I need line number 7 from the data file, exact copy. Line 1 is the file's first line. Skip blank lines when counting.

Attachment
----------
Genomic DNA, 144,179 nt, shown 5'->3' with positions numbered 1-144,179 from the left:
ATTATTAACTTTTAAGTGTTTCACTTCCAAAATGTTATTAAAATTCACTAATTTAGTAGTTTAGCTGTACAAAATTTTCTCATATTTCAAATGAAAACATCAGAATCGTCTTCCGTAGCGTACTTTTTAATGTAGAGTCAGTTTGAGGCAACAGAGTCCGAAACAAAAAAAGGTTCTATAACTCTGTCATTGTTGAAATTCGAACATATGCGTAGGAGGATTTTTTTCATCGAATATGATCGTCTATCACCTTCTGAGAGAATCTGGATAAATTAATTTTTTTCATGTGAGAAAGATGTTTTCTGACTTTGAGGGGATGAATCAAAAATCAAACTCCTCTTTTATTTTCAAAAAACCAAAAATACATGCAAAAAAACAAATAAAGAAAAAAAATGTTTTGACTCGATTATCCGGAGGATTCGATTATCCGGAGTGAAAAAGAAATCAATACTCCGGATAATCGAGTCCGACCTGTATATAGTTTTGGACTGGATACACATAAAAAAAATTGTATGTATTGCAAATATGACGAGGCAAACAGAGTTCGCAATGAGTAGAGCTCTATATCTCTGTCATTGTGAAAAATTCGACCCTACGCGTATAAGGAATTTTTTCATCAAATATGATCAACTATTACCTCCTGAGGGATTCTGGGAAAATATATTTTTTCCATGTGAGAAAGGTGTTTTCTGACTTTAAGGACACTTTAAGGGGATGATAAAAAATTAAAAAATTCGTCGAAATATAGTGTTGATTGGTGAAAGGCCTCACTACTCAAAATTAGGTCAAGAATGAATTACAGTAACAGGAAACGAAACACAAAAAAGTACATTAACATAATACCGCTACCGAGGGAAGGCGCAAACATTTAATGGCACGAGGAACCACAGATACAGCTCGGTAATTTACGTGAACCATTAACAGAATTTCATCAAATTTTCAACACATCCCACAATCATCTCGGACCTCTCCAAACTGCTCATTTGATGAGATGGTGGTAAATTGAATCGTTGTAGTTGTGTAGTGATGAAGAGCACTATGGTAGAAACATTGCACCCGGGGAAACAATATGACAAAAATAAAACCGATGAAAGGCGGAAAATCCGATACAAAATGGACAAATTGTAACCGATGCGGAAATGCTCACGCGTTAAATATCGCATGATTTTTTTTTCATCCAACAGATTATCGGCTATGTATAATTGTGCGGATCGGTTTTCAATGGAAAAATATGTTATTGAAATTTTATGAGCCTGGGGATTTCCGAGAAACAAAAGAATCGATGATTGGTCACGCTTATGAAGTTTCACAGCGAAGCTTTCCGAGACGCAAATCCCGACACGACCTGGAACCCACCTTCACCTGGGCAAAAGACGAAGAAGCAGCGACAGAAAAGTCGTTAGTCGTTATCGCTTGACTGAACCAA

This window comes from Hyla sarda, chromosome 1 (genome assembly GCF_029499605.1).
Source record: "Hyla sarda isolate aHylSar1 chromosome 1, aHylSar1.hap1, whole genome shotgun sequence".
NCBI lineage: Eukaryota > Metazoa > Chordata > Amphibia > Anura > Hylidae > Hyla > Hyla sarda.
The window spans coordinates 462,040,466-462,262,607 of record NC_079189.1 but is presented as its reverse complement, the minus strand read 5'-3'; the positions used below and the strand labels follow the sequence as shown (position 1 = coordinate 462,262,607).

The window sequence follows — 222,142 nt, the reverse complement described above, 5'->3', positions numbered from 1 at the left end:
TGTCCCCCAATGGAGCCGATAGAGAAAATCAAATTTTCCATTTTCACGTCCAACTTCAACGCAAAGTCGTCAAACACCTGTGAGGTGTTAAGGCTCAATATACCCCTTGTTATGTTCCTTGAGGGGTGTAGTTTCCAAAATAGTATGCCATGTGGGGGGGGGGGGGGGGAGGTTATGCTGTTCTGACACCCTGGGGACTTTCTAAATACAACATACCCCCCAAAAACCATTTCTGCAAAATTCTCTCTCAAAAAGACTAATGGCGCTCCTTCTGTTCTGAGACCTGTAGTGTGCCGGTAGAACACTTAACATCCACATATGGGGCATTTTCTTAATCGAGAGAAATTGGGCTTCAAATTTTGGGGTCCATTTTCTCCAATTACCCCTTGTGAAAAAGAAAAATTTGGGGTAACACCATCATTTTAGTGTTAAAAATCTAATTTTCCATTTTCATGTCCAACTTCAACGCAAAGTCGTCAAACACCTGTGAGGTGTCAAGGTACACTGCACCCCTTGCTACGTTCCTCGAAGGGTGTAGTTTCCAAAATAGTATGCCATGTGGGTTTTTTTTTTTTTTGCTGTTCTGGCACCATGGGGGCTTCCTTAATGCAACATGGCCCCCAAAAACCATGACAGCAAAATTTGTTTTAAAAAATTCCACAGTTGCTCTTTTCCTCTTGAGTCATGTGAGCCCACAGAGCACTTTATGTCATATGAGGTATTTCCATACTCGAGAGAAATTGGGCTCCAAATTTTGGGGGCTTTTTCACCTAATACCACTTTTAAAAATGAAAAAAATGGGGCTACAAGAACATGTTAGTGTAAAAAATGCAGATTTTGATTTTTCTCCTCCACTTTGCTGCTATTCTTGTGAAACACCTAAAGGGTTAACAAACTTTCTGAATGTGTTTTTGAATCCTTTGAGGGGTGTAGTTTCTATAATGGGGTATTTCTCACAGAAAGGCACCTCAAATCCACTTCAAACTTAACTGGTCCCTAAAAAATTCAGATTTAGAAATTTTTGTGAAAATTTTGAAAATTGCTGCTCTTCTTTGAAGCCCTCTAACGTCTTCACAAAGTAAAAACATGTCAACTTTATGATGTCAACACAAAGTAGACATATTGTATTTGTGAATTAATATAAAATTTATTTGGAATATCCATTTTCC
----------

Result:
The window sequence follows — 222,142 nt, the reverse complement described above, 5'->3', positions numbered from 1 at the left end: